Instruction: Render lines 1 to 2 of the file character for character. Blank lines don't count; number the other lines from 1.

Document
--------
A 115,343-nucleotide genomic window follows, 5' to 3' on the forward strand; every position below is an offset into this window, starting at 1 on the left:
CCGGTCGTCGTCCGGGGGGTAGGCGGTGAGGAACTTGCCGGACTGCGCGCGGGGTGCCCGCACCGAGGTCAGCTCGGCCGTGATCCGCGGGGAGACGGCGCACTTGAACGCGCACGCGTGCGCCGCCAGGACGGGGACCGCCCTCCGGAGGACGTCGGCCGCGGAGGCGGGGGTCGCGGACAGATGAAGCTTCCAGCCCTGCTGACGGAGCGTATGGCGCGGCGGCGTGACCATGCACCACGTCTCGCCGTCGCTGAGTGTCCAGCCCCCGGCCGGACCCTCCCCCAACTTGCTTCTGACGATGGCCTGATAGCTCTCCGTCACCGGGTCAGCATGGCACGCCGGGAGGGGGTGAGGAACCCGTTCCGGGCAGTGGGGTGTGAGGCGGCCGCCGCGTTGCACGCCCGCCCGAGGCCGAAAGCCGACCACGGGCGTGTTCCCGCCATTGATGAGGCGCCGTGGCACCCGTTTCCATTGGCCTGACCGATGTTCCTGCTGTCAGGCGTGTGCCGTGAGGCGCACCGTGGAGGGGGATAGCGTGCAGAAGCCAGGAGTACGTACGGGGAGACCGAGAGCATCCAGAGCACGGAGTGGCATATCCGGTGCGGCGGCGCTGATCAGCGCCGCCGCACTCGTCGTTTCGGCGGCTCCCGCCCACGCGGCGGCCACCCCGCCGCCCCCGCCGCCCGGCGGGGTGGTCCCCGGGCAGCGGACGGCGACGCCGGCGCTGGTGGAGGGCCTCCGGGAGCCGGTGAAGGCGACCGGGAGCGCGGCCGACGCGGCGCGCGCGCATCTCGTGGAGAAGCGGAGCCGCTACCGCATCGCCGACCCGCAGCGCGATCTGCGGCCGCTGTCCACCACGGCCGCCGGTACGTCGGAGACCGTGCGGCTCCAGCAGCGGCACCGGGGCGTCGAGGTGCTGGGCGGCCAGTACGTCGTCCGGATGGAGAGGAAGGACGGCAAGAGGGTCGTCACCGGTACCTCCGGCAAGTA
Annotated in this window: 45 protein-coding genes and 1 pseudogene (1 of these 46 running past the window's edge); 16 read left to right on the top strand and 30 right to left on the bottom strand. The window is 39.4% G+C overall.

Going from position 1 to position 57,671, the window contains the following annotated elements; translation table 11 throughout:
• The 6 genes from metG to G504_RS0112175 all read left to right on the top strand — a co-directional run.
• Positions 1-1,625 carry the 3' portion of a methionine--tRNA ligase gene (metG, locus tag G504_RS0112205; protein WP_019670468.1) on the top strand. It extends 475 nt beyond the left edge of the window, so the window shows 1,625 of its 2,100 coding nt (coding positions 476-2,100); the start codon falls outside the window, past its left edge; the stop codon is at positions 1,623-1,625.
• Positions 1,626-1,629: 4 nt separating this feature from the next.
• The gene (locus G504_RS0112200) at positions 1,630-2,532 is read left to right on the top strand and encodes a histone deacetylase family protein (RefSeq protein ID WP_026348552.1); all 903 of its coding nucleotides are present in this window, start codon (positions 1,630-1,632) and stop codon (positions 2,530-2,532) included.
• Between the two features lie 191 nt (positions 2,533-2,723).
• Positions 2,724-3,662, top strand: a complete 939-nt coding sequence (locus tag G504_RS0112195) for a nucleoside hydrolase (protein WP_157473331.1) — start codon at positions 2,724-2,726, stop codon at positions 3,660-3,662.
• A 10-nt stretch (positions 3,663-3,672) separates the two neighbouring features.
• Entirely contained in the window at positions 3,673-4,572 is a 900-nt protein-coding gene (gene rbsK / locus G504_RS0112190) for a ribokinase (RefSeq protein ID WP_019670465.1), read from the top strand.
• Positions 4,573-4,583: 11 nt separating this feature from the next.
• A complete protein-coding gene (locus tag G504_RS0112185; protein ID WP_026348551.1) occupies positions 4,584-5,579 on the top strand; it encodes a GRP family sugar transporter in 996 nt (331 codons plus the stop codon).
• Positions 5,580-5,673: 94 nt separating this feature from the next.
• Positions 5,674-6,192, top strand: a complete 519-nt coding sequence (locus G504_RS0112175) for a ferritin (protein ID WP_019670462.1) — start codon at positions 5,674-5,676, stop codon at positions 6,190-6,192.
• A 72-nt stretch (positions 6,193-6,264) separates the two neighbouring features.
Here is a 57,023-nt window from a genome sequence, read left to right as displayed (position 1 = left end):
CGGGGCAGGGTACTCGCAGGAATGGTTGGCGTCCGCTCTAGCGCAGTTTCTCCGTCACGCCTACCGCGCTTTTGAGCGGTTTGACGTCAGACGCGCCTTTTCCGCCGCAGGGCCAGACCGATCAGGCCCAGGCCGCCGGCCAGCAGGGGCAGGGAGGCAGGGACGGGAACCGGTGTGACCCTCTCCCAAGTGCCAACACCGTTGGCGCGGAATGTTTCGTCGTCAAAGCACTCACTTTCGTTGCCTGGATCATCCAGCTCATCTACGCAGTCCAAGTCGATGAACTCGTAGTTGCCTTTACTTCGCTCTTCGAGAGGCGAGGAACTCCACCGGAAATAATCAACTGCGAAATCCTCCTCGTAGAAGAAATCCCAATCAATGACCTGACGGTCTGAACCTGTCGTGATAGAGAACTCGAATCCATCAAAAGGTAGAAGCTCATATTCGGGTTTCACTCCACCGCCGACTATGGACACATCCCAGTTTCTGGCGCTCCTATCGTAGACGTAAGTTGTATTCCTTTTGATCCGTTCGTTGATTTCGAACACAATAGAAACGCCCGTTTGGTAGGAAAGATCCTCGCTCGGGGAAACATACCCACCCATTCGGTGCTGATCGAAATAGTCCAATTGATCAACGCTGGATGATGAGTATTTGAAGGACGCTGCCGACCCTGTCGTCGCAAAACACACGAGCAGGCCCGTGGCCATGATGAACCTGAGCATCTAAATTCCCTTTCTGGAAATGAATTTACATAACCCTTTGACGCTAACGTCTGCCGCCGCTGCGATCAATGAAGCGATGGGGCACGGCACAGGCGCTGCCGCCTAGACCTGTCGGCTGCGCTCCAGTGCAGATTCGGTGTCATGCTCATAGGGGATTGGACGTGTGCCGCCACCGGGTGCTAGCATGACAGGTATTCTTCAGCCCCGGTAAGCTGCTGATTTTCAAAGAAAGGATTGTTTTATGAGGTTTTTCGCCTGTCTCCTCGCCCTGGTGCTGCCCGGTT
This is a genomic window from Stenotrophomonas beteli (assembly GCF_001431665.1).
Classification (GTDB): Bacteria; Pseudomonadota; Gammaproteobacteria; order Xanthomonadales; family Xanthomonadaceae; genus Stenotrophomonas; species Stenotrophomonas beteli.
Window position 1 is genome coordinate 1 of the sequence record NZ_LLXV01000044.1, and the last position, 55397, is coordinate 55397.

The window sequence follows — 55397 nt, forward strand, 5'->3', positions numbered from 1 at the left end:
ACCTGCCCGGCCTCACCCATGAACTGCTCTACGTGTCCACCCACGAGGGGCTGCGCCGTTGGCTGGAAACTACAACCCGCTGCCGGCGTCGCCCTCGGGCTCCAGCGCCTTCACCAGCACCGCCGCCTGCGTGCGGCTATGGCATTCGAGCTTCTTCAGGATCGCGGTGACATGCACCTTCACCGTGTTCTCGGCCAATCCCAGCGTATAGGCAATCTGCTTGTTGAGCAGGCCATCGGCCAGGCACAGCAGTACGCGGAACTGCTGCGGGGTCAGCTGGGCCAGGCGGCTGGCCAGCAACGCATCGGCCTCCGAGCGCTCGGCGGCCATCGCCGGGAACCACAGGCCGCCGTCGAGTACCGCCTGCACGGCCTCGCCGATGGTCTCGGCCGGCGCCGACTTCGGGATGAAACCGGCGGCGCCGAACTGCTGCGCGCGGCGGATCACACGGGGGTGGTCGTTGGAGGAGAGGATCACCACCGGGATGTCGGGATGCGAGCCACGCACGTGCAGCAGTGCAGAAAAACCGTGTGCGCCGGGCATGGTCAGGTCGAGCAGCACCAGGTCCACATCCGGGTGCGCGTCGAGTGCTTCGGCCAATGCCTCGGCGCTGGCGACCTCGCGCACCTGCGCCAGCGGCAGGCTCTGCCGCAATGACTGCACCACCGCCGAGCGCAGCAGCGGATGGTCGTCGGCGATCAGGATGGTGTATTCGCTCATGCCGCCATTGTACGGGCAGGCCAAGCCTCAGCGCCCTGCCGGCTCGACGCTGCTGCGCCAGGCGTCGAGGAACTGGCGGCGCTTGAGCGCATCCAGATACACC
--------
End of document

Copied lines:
A 115,343-nucleotide genomic window follows, 5' to 3' on the forward strand; every position below is an offset into this window, starting at 1 on the left:
CCGGTCGTCGTCCGGGGGGTAGGCGGTGAGGAACTTGCCGGACTGCGCGCGGGGTGCCCGCACCGAGGTCAGCTCGGCCGTGATCCGCGGGGAGACGGCGCACTTGAACGCGCACGCGTGCGCCGCCAGGACGGGGACCGCCCTCCGGAGGACGTCGGCCGCGGAGGCGGGGGTCGCGGACAGATGAAGCTTCCAGCCCTGCTGACGGAGCGTATGGCGCGGCGGCGTGACCATGCACCACGTCTCGCCGTCGCTGAGTGTCCAGCCCCCGGCCGGACCCTCCCCCAACTTGCTTCTGACGATGGCCTGATAGCTCTCCGTCACCGGGTCAGCATGGCACGCCGGGAGGGGGTGAGGAACCCGTTCCGGGCAGTGGGGTGTGAGGCGGCCGCCGCGTTGCACGCCCGCCCGAGGCCGAAAGCCGACCACGGGCGTGTTCCCGCCATTGATGAGGCGCCGTGGCACCCGTTTCCATTGGCCTGACCGATGTTCCTGCTGTCAGGCGTGTGCCGTGAGGCGCACCGTGGAGGGGGATAGCGTGCAGAAGCCAGGAGTACGTACGGGGAGACCGAGAGCATCCAGAGCACGGAGTGGCATATCCGGTGCGGCGGCGCTGATCAGCGCCGCCGCACTCGTCGTTTCGGCGGCTCCCGCCCACGCGGCGGCCACCCCGCCGCCCCCGCCGCCCGGCGGGGTGGTCCCCGGGCAGCGGACGGCGACGCCGGCGCTGGTGGAGGGCCTCCGGGAGCCGGTGAAGGCGACCGGGAGCGCGGCCGACGCGGCGCGCGCGCATCTCGTGGAGAAGCGGAGCCGCTACCGCATCGCCGACCCGCAGCGCGATCTGCGGCCGCTGTCCACCACGGCCGCCGGTACGTCGGAGACCGTGCGGCTCCAGCAGCGGCACCGGGGCGTCGAGGTGCTGGGCGGCCAGTACGTCGTCCGGATGGAGAGGAAGGACGGCAAGAGGGTCGTCACCGGTACCTCCGGCAAGTA